But I also knew that the cultists were leaving in a caravan at the end of the week, so they’re not exactly sneaking around killing puppies or holding secret meetings; they were mostly lying low. But the players had a good plan (well, an interesting plan) to try to draw the attention of the cult, so I wanted to honor that behavior.
But regardless of whether or not the party kills all the cultists in Waterdeep or on the caravan, they know that the only way they can find answers is by going to Waterdeep. And that’s how a railroad works. You don’t necessarily have to force the players to go places they don’t want to go (which is something Tyranny of Dragons sometimes fails at); you just have to give them incentives to go there.
In my last campaign, the railroad tracks were plain as day, but the party didn’t mind them, as they followed their curiosity. How did that woman come back to life? We have to find the other woman in her past, the one who abducted her... Well, we killed that evil woman, but she has a lot of notes about someplace called "The Valley of Summer," maybe we can find answers there!... Well, we’re in the Valley of Summer, but we’re learning about something called the "Blade of Fate," maybe we can find that and use it to kill the bad guys!... and so on.
That’s how a railroad campaign should work, when it’s used well. And, of course, you have to be adaptable. The hardest part about running “Tyranny of Dragons” was that I didn’t write it. Sure, that makes it easy, because I can just bust out the book and start running the game with very little prep, but that does make it harder to improvise. It’s only when I go in and heavily annotate the book, such as completely redesigning the characters in the caravan section, that I start to feel some ownership over that part of the adventure. That’s why, when a member of the party dressed up as a high priestess and drew the focus of the cultists, I knew how many of them there were, and how they would react. Running a pre-written campaign doesn’t take away all the prep time needed to run a game, unfortunately, but it does simplify your prep dramatically.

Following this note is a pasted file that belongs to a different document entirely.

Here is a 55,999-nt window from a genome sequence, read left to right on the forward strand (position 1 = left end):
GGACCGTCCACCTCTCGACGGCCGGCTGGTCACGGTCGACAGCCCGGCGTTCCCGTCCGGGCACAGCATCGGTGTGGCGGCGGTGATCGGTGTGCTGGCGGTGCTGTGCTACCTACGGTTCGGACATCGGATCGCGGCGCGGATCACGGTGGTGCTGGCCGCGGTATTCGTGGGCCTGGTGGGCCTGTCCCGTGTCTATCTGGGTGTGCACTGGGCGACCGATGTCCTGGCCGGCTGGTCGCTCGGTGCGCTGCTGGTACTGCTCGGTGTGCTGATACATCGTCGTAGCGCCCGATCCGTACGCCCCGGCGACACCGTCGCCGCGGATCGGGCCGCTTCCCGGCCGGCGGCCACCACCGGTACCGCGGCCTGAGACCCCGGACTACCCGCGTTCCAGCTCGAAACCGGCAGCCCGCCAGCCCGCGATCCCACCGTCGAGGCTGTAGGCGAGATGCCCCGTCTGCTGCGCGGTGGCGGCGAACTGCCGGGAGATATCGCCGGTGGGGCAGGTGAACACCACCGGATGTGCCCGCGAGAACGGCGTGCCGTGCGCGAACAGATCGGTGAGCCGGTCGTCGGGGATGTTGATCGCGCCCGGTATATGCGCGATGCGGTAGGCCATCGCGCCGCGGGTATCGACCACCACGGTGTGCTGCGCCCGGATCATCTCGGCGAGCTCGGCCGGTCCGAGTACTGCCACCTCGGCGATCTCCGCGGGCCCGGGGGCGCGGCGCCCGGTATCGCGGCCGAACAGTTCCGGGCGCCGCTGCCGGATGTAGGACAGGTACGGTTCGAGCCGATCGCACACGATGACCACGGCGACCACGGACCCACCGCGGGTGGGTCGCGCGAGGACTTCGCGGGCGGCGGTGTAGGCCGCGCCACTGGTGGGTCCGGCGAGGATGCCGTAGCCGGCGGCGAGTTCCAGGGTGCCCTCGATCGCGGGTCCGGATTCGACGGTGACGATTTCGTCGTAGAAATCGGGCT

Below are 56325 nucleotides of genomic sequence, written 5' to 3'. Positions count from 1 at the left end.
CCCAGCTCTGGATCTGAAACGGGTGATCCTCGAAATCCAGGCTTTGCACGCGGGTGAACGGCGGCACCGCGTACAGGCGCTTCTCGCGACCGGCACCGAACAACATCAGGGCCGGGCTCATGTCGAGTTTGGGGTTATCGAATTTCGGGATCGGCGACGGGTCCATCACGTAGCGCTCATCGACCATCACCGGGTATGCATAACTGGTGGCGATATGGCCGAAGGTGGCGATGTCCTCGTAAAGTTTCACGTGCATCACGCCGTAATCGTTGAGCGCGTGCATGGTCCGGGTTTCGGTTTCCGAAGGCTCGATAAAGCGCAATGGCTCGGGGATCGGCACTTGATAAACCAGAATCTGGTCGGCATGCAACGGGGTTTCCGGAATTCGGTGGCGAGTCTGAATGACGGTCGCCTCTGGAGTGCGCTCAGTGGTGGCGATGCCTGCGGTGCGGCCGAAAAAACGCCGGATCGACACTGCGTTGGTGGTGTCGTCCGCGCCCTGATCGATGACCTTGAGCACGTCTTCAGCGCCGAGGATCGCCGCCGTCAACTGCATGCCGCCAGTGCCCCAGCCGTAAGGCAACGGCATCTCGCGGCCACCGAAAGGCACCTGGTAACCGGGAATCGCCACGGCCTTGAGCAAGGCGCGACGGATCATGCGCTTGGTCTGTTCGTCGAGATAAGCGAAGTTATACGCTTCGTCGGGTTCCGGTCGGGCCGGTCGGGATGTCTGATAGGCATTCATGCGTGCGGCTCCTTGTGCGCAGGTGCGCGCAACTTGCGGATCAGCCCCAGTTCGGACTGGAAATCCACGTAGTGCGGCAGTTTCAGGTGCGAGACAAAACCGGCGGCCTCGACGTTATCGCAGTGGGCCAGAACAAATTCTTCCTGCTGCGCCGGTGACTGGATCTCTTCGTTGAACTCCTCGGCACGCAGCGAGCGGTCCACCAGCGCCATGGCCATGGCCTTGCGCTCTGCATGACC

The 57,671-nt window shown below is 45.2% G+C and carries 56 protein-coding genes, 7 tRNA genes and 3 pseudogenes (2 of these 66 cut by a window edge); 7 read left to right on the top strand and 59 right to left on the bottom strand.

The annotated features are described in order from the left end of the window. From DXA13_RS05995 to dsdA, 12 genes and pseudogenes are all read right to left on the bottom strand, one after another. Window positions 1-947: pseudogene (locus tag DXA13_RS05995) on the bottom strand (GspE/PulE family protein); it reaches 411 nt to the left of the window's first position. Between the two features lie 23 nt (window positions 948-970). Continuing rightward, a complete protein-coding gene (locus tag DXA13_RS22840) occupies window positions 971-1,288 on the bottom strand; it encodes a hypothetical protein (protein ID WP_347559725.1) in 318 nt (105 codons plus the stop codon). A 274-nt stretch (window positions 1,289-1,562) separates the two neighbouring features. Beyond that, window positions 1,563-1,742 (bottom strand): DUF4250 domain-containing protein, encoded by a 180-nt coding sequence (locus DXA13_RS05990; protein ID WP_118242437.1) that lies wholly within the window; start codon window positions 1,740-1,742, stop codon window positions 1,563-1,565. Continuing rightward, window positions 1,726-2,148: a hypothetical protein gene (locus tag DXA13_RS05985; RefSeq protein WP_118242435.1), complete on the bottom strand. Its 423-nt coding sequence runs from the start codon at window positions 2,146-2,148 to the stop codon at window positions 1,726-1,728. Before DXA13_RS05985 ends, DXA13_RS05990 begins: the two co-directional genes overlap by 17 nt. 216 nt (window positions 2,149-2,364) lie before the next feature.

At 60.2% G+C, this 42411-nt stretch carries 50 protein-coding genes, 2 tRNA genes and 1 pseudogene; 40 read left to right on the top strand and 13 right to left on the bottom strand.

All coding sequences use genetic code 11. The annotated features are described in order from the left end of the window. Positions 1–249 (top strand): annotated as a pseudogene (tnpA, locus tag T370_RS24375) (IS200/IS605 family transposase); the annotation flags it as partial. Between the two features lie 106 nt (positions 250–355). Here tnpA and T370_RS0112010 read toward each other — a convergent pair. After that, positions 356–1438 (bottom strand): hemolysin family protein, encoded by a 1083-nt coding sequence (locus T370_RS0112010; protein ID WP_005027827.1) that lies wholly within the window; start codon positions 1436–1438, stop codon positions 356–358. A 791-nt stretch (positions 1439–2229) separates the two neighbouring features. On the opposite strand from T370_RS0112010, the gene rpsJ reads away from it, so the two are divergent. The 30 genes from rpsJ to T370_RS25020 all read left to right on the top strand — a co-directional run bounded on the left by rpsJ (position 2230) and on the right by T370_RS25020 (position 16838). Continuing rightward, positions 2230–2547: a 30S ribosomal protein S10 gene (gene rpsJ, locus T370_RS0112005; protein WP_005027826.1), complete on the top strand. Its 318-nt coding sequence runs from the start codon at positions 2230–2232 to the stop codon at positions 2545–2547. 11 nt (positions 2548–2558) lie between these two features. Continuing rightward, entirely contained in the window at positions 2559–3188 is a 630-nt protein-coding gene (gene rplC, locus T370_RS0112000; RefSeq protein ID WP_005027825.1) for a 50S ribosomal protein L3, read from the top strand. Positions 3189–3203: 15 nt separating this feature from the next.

And at the end of the day, that’s the benefit of railroad tracks when they work: clarity of purpose. My Tyranny of Dragons group knew their goal, because the story had given them a clear purpose – they had to stop the dragon cult. They might not know what the cult is doing, but they had a very clear goal in mind.
The problem with Tyranny of Dragons is that the book - at least the caravan section - actually had a different goal: show the players a tour of the Sword Coast. Which makes Chapter 4 especially rushed and unsatisfying. And when that was their priority, other aspects of the game suffered. The bones were there, and in theory, Tyranny of Dragons could be a great adventure. But without that clarity of purpose, you wind up with frustrated players.
Next week, however, we’ll talk about the other major approach to plotting in RPGS, the sandbox adventure. Let’s see if I can get through that one without spoiling all the secrets of my other campaigns.